Let’s start with the basics. Making disciples is more important than academics. Earnestly strive to teach the Biblical worldview. Immerse your children in truth.
Beyond the basics: We have three options: Gaining ground, getting stuck in a rut, or backsliding. Our parents fought and won the battle to train us through age 18. As the second generation, we should give serious consideration to taking homeschooling to the next level—literally.
Does a parent’s responsibility to train their children end at age 18, or when that child is trained? I believe the Bible’s answer is more clear than many of us would like to admit.
Our parents had the nerve to assert (and prove!) that the high school diploma they handed us was every bit as good—and better—than the one handed out by the government high schools. Will we have the nerve to assert that the life training—apprenticeship, vocational, or academic—we give our children after age 18 is every bit as good—and better—than the diploma handed out by the government colleges?
Will ours be the generation to fully embrace the vision, and go all the way?
What am I doing now?
I spent my teen years in politics—culminating in spending two years campaigning for and then working as an aide for a conservative U.S. Congressman.
During these years, I wrote a book, The Faith of America’s Presidents. It was published in 2007 by Living Ink / AMG, and opened the doors for me to speak at numerous conferences and events, and be interviewed on several dozen local and national Christian talk radio programs.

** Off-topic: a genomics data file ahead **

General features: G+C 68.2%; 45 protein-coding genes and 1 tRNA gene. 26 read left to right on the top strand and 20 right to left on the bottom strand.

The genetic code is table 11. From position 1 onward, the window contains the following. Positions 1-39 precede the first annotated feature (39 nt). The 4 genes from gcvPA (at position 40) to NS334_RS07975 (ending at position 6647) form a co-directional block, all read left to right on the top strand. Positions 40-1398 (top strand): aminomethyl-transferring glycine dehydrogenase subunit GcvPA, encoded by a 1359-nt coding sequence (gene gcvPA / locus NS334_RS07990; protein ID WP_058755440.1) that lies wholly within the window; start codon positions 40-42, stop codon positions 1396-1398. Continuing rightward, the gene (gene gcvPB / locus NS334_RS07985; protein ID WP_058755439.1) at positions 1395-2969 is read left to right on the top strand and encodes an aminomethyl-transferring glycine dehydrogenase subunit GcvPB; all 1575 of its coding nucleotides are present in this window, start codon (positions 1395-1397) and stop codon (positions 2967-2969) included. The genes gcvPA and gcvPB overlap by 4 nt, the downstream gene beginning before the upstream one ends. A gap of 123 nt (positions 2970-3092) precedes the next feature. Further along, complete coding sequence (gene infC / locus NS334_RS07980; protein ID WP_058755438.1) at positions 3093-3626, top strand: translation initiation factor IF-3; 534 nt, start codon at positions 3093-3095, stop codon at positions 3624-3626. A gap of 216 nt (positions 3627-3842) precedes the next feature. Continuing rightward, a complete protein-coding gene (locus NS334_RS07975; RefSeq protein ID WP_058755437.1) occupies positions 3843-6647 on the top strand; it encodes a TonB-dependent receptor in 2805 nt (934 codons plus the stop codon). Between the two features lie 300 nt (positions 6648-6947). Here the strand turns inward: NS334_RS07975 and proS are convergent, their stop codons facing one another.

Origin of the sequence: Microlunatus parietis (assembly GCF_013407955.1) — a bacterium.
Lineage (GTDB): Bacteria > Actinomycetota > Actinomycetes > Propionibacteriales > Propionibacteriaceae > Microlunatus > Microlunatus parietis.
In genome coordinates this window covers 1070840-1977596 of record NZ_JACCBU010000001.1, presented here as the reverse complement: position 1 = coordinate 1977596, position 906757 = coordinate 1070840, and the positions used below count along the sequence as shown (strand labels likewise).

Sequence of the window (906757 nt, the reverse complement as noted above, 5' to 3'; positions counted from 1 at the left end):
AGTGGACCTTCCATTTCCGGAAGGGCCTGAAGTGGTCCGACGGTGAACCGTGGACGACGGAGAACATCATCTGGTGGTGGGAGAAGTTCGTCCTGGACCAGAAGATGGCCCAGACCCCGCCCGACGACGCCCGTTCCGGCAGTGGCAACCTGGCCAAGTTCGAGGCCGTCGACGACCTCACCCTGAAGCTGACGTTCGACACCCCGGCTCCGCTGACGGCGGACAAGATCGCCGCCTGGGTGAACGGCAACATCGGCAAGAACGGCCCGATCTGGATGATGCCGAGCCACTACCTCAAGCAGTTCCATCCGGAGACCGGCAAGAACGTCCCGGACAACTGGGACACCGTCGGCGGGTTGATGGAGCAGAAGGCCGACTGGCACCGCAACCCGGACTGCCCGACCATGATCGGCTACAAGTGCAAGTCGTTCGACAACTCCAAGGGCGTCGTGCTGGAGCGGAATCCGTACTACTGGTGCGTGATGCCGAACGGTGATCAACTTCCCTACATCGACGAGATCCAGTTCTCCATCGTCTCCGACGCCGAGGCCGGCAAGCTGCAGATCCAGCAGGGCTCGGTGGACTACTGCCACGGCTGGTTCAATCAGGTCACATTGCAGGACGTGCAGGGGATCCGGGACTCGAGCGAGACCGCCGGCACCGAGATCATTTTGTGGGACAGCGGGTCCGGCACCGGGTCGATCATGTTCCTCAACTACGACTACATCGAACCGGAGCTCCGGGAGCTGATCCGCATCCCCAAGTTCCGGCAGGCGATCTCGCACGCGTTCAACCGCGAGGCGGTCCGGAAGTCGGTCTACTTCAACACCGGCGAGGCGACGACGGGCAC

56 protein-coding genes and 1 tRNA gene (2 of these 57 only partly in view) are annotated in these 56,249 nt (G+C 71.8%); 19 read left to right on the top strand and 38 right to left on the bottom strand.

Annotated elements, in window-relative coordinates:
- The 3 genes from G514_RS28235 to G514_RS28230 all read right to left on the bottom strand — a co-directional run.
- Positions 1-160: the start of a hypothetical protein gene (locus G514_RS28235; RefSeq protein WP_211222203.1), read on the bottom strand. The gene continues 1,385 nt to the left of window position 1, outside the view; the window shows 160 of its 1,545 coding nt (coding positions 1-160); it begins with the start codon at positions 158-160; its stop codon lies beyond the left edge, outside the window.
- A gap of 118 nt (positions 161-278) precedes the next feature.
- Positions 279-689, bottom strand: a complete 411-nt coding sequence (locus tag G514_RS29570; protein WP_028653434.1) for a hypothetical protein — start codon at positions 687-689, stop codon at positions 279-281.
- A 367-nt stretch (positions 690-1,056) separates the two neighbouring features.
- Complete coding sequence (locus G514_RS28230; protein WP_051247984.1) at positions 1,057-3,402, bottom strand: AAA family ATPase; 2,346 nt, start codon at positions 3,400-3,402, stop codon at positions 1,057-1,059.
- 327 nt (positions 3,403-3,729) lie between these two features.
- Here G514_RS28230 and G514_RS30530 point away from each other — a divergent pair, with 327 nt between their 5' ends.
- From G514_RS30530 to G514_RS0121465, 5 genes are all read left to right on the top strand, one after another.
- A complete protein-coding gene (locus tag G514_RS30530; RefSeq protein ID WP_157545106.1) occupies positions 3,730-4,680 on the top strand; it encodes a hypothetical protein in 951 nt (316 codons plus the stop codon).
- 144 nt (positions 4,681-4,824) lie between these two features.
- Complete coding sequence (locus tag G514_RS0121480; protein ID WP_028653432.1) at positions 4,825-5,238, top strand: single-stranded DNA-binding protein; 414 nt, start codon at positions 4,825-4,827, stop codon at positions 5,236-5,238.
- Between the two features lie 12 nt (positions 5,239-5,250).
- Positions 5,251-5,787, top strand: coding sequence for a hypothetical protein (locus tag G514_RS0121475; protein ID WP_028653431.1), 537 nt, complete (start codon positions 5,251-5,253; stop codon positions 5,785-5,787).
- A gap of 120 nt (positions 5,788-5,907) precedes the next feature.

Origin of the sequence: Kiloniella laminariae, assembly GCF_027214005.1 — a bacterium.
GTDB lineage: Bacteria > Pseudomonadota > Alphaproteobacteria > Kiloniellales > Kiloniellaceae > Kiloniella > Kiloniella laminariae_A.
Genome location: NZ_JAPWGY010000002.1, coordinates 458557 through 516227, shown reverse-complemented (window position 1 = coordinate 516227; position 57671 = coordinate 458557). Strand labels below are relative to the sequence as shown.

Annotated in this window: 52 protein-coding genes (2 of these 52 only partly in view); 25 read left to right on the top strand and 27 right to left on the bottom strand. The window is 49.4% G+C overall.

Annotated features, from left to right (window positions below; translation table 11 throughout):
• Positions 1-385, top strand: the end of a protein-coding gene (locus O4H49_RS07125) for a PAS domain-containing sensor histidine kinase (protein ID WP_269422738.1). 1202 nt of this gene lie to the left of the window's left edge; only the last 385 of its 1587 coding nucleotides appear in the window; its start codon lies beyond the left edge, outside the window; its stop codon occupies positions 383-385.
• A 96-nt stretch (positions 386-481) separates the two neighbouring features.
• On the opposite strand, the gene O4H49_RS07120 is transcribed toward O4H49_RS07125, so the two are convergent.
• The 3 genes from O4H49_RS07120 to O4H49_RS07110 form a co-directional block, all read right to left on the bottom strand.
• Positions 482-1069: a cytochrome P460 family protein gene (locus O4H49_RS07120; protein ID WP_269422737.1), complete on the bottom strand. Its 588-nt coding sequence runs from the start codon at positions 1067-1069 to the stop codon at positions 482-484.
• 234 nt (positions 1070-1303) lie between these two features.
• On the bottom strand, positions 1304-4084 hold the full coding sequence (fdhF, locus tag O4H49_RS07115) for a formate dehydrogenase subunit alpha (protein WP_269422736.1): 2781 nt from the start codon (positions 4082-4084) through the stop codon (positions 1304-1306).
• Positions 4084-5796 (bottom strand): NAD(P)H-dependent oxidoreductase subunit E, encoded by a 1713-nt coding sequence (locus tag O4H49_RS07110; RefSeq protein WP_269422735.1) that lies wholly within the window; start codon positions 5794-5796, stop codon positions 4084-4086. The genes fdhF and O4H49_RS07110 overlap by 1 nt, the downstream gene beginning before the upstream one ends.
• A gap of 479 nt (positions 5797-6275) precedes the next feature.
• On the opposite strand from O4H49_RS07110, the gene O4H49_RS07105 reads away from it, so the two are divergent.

I then spent about three and a half years in sales; the highlight of that period was spending two years selling ads for a homeschooling magazine, Home School Digest.
Almost five years ago, I launched a Southern Gospel news and commentary website, http://www.southerngospelblog.com. In January 2010, a Southern Gospel record company, Crossroads, hired me to work on their website and web-related projects on a part-time basis. Last July, they invited me to go full-time; I accepted and moved south from Ohio to Arden, North Carolina. My job has since expanded to include publicity, marketing, video editing, and social media management.
Earlier this year, I launched a new project, The Biblical Bookshelf, reviewing a broad variety of books and films to see how they compare to the Biblical worldview.
On the personal side, I’m still single, and an active member of a family-integrated church, Simple Truth Bible Fellowship in Leicester, NC .
What advice would you give homeschooling parents to encourage them to stick with their commitment to educate at home even when times get tough as opposed to placing children back into the school system?
Why are they doing it in the first place? If it’s for pragmatic reasons—say they live in a particularly dangerous or academically weak school district—then I’m not sure we share enough common ground for me to really give them advice.
But if they are training and discipling their children because that is the responsibility God has given them as parents, then there simply aren’t any valid options other than homeschooling. Jesus said in Luke 9:62, “No man, having put his hand to the plough, and looking back, is fit for the kingdom of God.”
Now, I must admit that that’s a pretty cerebral answer. I often get quite cerebral when talking on a theoretical level. If a close friend asked me the same question, I trust I would give an answer far more personalized to their specific situation—and do anything in my power to enable them to continue.
Daniel Mount can be reached through his website.